EBP Use Majority of OTs and PTs view EBP as important (93%), however: 44% of OTs and PTs always implement EBP 37% sometimes implement EBP 19% never implement EBP More OTs (96%,) than PTs (91%) view EBP positively Participants with 16 years in practice (89%) view EBP as less important than those with <10 years in practice (100%) Barriers to EBP Use Time to search for, read, and appraise the evidence (72%) Facilitators to EBP Use Motivation to use EBP (89%) Access to the literature via databases (78%) Possess the skills to implement EBP (83%) Note. Not all respondents answered each question, thus the sample size per question varies.

Occupational therapists (OTs) and physical therapists (PTs) are faced with the task of providing efficient, and research-supported interventions (Anaby et al., 2017). Evidence supports that OTs and PTs may not be using the latest evidence when treating young children with cerebral palsy (CP) (Fridest et al., 2016). In the last seven years, the number of evidence-based motor interventions for CP has rapidly expanded, providing clinicians with more effective interventions (Novak et al., 2020). The rate of neuroplasticity peaks during the first few years of life (Gelkop et al. 2015). Thus, when treating infants and toddlers with CP, OTs and PTs must use evidence-based interventions that effectively enhance motor outcomes (Marr, 2019).

OTs and PTs must be aware of the levels of evidence to in the treatment of infants with CP maximize the effectiveness of intervention CIMT, bimanual training, goal-directed task-specific motor training, home activity programs, parent coaching, and environmental modifications OTs and PTs possess EBP skill sets, but experience workplace barriers to implementation Facilities and managers should provide motivation, incentives, and time What This Study Adds to the Literature OTs and PTs positively view EBP but 56% of respondents are unlikely to implement it More advanced degrees & less time in clinical practice increase positive view of EBP Ohio OT’s & PTs report having access to literature and the skills to perform EBP

Demographics

High Evidence CIMT 43% Bimanual Therapy 57% Moderate: Recommended GAME 40% Baby CIMT 29% Moderate: Not Recommended NDT 63% Conductive Education 14% Sensory Regulation/ Processing 83% Home Modifications 94% Home Activity 96%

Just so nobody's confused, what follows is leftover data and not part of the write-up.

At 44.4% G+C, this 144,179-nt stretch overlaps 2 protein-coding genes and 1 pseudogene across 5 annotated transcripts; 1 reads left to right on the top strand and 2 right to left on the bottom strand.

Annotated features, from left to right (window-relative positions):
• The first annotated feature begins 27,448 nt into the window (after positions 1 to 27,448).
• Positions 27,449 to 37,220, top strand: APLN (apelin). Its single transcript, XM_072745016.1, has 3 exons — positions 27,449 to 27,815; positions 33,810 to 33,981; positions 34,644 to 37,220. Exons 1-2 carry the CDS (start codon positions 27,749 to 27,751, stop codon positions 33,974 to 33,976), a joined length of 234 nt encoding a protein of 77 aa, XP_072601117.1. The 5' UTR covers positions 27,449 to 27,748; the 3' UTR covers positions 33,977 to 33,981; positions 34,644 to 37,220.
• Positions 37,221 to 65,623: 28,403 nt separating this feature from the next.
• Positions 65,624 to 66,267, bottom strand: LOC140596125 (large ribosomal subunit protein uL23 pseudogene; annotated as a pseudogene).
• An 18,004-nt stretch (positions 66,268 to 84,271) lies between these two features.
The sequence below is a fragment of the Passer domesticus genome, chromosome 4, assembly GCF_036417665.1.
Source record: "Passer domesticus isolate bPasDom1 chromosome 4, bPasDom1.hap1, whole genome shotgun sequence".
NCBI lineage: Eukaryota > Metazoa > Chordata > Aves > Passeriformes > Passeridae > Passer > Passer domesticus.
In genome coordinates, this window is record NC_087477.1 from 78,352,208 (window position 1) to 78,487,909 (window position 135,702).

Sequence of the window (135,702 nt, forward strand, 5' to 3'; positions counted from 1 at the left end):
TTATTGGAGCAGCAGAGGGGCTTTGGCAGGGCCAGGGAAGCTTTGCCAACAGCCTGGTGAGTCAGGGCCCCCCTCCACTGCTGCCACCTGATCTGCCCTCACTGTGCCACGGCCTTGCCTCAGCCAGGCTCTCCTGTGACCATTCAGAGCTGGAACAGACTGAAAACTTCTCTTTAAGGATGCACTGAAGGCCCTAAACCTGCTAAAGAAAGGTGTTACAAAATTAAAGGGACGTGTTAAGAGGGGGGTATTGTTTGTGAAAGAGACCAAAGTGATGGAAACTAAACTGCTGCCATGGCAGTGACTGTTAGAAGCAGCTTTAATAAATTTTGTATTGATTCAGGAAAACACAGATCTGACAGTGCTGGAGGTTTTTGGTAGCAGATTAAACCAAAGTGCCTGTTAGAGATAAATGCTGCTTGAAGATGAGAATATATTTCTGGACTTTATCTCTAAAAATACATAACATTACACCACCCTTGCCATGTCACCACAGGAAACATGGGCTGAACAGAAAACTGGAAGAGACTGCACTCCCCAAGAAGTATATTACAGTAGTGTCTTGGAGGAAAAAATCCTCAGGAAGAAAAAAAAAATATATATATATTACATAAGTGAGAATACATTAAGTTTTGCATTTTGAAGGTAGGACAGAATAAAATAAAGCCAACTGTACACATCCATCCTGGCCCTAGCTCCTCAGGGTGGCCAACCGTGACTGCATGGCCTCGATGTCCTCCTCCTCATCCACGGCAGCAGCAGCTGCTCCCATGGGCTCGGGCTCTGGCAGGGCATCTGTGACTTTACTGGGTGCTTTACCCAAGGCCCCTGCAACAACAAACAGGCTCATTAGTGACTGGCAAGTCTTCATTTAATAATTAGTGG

How frequently do OTs and PTs utilize EBP interventions? What EBP interventions do OTs and PTs use? What are the facilitators and barriers to EBP use?

n= 174 33% OT 67% PT 31% practice in Early Intervention 42% Practice in Outpatient 62% with a Masters degree or higher 96% Female 63% in practice for 16+ years

Note. Values indicate the percentage of respondents who report sometimes to always using the above interventions. Listed interventions are for the enhancement of motor outcomes, as cited in Novak (2020).

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Research Questions

How frequently do OTs and PTs utilize EBP interventions? What EBP interventions do OTs and PTs use? What are the facilitators and barriers to EBP use?

Scene 5 (6m 18s)

Introduction

Results

Research Questions

Clinical Implications

Design, Sample, & Methods

The Use of Evidence-Based Practice (EBP) to Treat Children with Cerebral Palsy: A Descriptive Study

Xavier University Department of Occupational Therapy Spring 2021

Aminah Baig, Ellie Cecala, Alaina Gallagher, and Elizabeth Gick

1

2

3

Anonymous Electronic Survey  16,000 OTs and PTs licensed in the state of Ohio were sent the survey via email. 174 OTs and PTs completed the survey. Inclusion Criteria OTs and PTs licensed in the state of Ohio. Treat young children, ages 0-3 years, who are diagnosed with CP, or who may have CP but are undiagnosed.  Methods & Procedures: Pilot test  IRB Approval  Survey Email Dissemination  Reminder Email Dissemination x2  Survey Closure

Qr code Description automatically generated

EBP Use Majority of OTs and PTs view EBP as important (93%), however: 44% of OTs and PTs always implement EBP 37% sometimes implement EBP 19% never implement EBP More OTs (96%,) than PTs (91%) view EBP positively Participants with 16 years in practice (89%) view EBP as less important than those with <10 years in practice (100%) Barriers to EBP Use Time to search for, read, and appraise the evidence (72%) Facilitators to EBP Use Motivation to use EBP (89%) Access to the literature via databases (78%) Possess the skills to implement EBP (83%) Note. Not all respondents answered each question, thus the sample size per question varies.

Occupational therapists (OTs) and physical therapists (PTs) are faced with the task of providing efficient, and research-supported interventions (Anaby et al., 2017). Evidence supports that OTs and PTs may not be using the latest evidence when treating young children with cerebral palsy (CP) (Fridest et al., 2016). In the last seven years, the number of evidence-based motor interventions for CP has rapidly expanded, providing clinicians with more effective interventions (Novak et al., 2020). The rate of neuroplasticity peaks during the first few years of life (Gelkop et al. 2015). Thus, when treating infants and toddlers with CP, OTs and PTs must use evidence-based interventions that effectively enhance motor outcomes (Marr, 2019).